GNP is also affected by changes in a country's currency exchange rates. If the dollar weakens, then the foreign holdings of U.S. residents become worth more, boosting GNP, but may not accurately reflect the state of the U.S. economy. A weaker dollar can eventually boost GDP, because it makes exports cheaper, which increases sales and production.

GNP per Capita

GNP per capita is a measurement of GNP divided by the number of people in the country. That makes it possible to compare the GNP of countries with different population sizes.

GNP by Country

The World Bank has replaced GNP with gross national income (GNI). So that GNI can compared more fairly among nations with widely different populations and standards of living, the World Bank uses GNI per capita.


The World Bank also uses the purchasing power parity (PPP) method, which excludes the impact of exchange rates. Instead, it values each nation's output by what it would be worth in the United States.

The CIA Factbook doesn't measure GNP; it only uses GDP. The Factbook notes that in many emerging markets, such as Mexico, money made by residents overseas is sent back to their home countries. This income can be a significant factor in boosting economic growth and would be counted in GNP, but it isn't counted in GDP—which may cause the economic power of these economies to be understated.

The Bottom Line

While GDP is a measure of an economy’s health, GNP tells us about a country’s real income. GNP is the value of all the income earned by a country’s citizens and businesses, regardless of whether they are located in their own country or abroad.

Although GNP reflects the financial standing of a nation, GNP is not an accurate measure of economic health because:

  • Foreign exchange rates affect it.
  • It does not give an accurate picture of domestic resource usage.
  • It is not a good gauge of whether the economy is growing or contracting.

For these reasons, the United States ceased using GNP in 1991 as an indicator and adopted GDP instead. GDP is still commonly used internationally.

Frequently Asked Questions (FAQs)

What is included in both GNP and GDP?

GNP includes everything in GDP but adds the net income earned by domestic residents from overseas investments and takes out the net income earned by foreign residents from domestic investments.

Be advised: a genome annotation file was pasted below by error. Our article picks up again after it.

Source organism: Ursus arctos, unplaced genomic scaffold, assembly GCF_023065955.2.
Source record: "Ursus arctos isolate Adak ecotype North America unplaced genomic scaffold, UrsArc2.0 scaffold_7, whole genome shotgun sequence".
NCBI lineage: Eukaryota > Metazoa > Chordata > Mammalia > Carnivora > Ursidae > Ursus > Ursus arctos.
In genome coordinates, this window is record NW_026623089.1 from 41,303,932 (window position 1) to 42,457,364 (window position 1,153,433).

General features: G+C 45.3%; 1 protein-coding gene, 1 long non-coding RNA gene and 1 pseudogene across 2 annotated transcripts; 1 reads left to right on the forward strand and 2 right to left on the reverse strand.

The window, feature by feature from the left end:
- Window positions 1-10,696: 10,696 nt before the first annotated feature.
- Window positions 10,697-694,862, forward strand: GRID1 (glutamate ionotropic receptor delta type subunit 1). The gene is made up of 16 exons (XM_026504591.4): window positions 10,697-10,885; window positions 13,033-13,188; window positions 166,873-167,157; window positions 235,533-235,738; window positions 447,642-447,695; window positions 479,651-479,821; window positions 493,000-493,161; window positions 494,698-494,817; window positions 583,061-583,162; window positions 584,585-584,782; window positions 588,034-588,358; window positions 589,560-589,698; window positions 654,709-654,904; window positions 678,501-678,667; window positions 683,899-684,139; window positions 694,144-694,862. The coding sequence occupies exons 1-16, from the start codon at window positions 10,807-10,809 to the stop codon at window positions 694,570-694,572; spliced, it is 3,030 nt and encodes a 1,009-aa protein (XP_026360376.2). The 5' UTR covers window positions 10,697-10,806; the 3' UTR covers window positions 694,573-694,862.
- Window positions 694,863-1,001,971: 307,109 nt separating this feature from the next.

When would an economist focus on GNP rather than GDP?

GNP can be a helpful tool for comparing the incomes generated by different countries, since it considers net production value regardless of location. It provides a better view of the entire economic output of a country's citizens than GDP does.

Which country has the largest GNP per capita?

Based on the most recent World Bank data, Liechtenstein has the highest GNI per capita (GNP adjusted to U.S. dollars), at $116,440. The U.S. ranks 10th at $64,530.

Was this page helpful?
The Balance uses only high-quality sources, including peer-reviewed studies, to support the facts within our articles. Read our editorial process to learn more about how we fact-check and keep our content accurate, reliable, and trustworthy.
  1. Bureau of Economic Analysis. “Gross National Product (GNP).”

  2. Bureau of Economic Analysis. "Glossary: National Income and Product Accounts," Page 16.

  3. Corporate Finance Institute. “Gross National Product.”

  4. OECD. "Understanding National Accounts: Second Edition," Page 20.

  5. Corporate Finance Institute. “GDP Formula.”

  6. The World Bank. "GNI per Capita, Atlas Method (Current US$)."

  7. The World Bank. "GDP Per Capita (Current U.S.$)."

  8. Bureau of Economic Analysis. “How Do the Effects of Dollar Depreciation Show Up in the GDP Accounts?

  9. The World Bank. “Why Can’t I Find Estimates of Gross National Product (GNP)?

  10. The World Bank. “Fundamentals of Purchasing Power Parities.”

  11. Central Intelligence Agency. “References :: Definitions and Notes.”

  12. Bureau of Economic Analysis. “Gross Domestic Product as a Measure of U.S. Production.”

  13. The World Bank. “Economy.”

Related Articles